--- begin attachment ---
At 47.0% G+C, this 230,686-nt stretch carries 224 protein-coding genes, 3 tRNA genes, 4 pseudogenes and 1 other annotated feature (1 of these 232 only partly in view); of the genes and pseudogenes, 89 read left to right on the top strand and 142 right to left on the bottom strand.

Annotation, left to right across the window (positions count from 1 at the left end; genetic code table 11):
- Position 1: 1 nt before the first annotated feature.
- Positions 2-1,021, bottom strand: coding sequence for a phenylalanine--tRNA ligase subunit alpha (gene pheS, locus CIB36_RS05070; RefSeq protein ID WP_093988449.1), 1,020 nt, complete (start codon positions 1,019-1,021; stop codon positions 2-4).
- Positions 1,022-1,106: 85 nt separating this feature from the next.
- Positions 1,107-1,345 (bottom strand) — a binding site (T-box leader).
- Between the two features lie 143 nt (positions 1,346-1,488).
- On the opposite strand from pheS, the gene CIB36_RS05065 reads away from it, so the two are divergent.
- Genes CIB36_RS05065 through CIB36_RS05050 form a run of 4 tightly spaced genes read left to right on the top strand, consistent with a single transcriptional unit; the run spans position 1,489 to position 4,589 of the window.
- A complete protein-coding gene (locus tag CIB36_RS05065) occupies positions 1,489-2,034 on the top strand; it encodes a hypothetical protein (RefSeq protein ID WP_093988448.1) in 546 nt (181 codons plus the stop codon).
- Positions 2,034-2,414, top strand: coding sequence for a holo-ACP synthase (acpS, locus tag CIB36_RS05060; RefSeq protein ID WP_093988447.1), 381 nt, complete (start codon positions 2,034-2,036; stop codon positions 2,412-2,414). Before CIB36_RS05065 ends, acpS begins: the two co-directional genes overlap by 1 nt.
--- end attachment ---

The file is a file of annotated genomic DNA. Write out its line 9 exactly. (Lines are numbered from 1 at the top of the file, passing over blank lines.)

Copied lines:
- Genes CIB36_RS05065 through CIB36_RS05050 form a run of 4 tightly spaced genes read left to right on the top strand, consistent with a single transcriptional unit; the run spans position 1,489 to position 4,589 of the window.